Recently, we published an article considering the types of Regulatory Exclusivity available for newly developed pharmaceutical compounds (see IP Rights in the Pharmaceutical sector: Not exclusively the domain of patents). The focus of this article will be on an additional form of Exclusivity which exists, that applicable for Orphan Diseases.

What is an Orphan Disease?

The term Orphan Disease can be considered synonymous to that of a “Rare Disease”. In practice this refers to a disease where the number of people affected comprises only a small proportion of the overall population. What constitutes an Orphan Disease varies jurisdictionally, with some jurisdictions applying a definition based on a fixed ratio of the population, while others apply a definition based on the overall number affected within the population. This can result in some diseases being designated Orphan within certain jurisdictions, while not being considered as such in others.

A result of this low population prevalence, as well as the high cost of developing new pharmaceuticals, is that pharmaceutical companies have historically invested fewer resources to discovering treatment options for Orphan Diseases. To compensate for the perceived economic “unattractiveness”, some jurisdictional authorities offer incentives to induce research into Orphan Disease treatments. One such incentive is providing additional Exclusivity term for pharmaceutical compounds which receive approval to treat Orphan Diseases. This is known as Orphan Exclusivity.

What is Orphan Exclusivity?

In our previous article we discussed the types of Regulatory Exclusivity applicable for newly approved pharmaceutical compounds. Orphan Exclusivity relies on a similar set of principles, and can be considered functionally similar to that of Market Exclusivity. Several facets unique to Orphan Exclusivity are noted below:

  1. Orphan Exclusivity prevents others from marketing the compound in question for that approved Orphan Disease. What constitutes the “compound” can differ based on the jurisdiction, with some jurisdictions only permitting minor variations (e.g., different salts, esters or glycosylation patterns) while other jurisdictions permit “similar” entities (products which many not share all the same molecular structural features but act via the same mechanism for treating the same Orphan Disease). This contrasts the overall protection for the compound “as a whole” provided by Regulatory Exclusivity applicable to newly approved pharmaceutical compounds.
  2. The initiation of the Orphan Exclusivity term begins at the regulatory approval date for the treatment of that Orphan Disease. This however, does not have to be the same date as the first approved use of the compound. In many instances treatment for the Orphan Disease is approved years later, following subsequent clinical studies.
  3. The term provided by Orphan Exclusivity is independent of other Exclusivities, existing or expired, the compound may be subject to.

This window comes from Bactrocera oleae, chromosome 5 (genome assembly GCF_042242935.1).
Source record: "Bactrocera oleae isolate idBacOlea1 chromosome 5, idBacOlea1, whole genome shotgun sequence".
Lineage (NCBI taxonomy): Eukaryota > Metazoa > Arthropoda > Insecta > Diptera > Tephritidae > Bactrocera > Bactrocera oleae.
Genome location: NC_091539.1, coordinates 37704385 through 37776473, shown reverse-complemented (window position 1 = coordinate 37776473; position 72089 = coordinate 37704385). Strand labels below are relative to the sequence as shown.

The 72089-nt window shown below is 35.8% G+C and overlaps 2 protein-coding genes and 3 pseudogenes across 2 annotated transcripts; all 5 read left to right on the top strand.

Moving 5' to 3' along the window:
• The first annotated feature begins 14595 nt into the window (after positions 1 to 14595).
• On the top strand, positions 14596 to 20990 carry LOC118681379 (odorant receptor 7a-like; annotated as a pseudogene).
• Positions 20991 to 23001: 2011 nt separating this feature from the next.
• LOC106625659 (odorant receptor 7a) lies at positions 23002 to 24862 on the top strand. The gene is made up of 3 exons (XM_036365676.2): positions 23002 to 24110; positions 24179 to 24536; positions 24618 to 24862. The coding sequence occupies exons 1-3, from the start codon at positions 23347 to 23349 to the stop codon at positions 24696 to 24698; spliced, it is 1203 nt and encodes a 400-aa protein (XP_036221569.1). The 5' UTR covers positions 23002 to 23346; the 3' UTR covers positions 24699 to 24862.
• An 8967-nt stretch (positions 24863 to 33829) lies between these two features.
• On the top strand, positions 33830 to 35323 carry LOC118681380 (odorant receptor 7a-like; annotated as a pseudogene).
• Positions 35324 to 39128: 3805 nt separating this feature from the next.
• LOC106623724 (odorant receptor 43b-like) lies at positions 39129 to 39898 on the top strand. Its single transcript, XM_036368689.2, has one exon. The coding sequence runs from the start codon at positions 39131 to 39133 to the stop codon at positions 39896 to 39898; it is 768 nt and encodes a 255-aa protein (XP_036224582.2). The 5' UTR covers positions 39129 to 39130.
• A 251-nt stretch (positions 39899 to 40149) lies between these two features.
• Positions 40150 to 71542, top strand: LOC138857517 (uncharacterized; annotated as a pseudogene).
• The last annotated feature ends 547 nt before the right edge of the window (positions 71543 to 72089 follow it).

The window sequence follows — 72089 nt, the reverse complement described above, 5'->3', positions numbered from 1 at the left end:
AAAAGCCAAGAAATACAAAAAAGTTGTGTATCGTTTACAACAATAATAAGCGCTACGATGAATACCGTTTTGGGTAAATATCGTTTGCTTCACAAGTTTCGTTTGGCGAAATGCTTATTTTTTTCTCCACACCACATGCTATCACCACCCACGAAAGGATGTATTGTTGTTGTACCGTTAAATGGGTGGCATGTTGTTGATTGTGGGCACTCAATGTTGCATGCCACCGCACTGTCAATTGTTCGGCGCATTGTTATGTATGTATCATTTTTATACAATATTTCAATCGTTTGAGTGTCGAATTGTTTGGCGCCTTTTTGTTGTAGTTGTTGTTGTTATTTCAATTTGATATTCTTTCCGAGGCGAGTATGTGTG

4. A compound can have numerous Orphan Disease approvals, each of which will have their own independent Orphan Exclusivity term running concurrently.
  5. It is possible to have an Orphan Exclusivity term exceed the duration of the Regulatory Exclusivity term provided when the compound was first approved.

A list of provisions available in selected jurisdictions can be found in the table below:


Orphan Exclusivity provisions

Australia No Orphan Exclusivity provisions currently exist.

(European Medicines Agency)
10 years Orphan Exclusivity from initial approval of that Orphan Disease indication.

10 years Post Marketing Surveillance (PMS) from initial approval of that Orphan Disease indication.
*Japan’s PMS provisions are functionally similar to Regulatory Exclusivity provided in other jurisdictions.

New Zealand No Orphan Exclusivity provisions currently exist.
United States 7 years Orphan Exclusivity from initial approval of that Orphan Disease indication.


As set out above, some jurisdictions offer significant periods of Orphan Exclusivity as an incentive for pharmaceutical companies to develop therapies for Orphan Diseases. These incentives apply irrespective of whether the compound is specifically developed for that condition, or if a previously known compound is subsequently approved for an Orphan Disease. The additional Exclusivity term is linked to the regulatory approval date for the treatment of the Orphan Disease, meaning it is possible for a pharmaceutical compound to obtain protection for an Orphan Disease which exceeds the Exclusivity term it received at its first approval. This additional Exclusivity can be crucial as it may prevent a rival company from marketing their generic version of a reference pharmaceutical compound for the treatment of that Orphan Disease. Hence, a pharmaceutical company can maintain a monopoly for treating an Orphan Disease with its pharmaceutical compound, allowing it to attempt to obtain a desired economic return of investment without fear of competition.

John Kotsanas is a technical specialist from AthenaIP, associated with FB Rice. AthenaIP is a specialist searching and watching service, providing searching skills in all areas of intellectual property.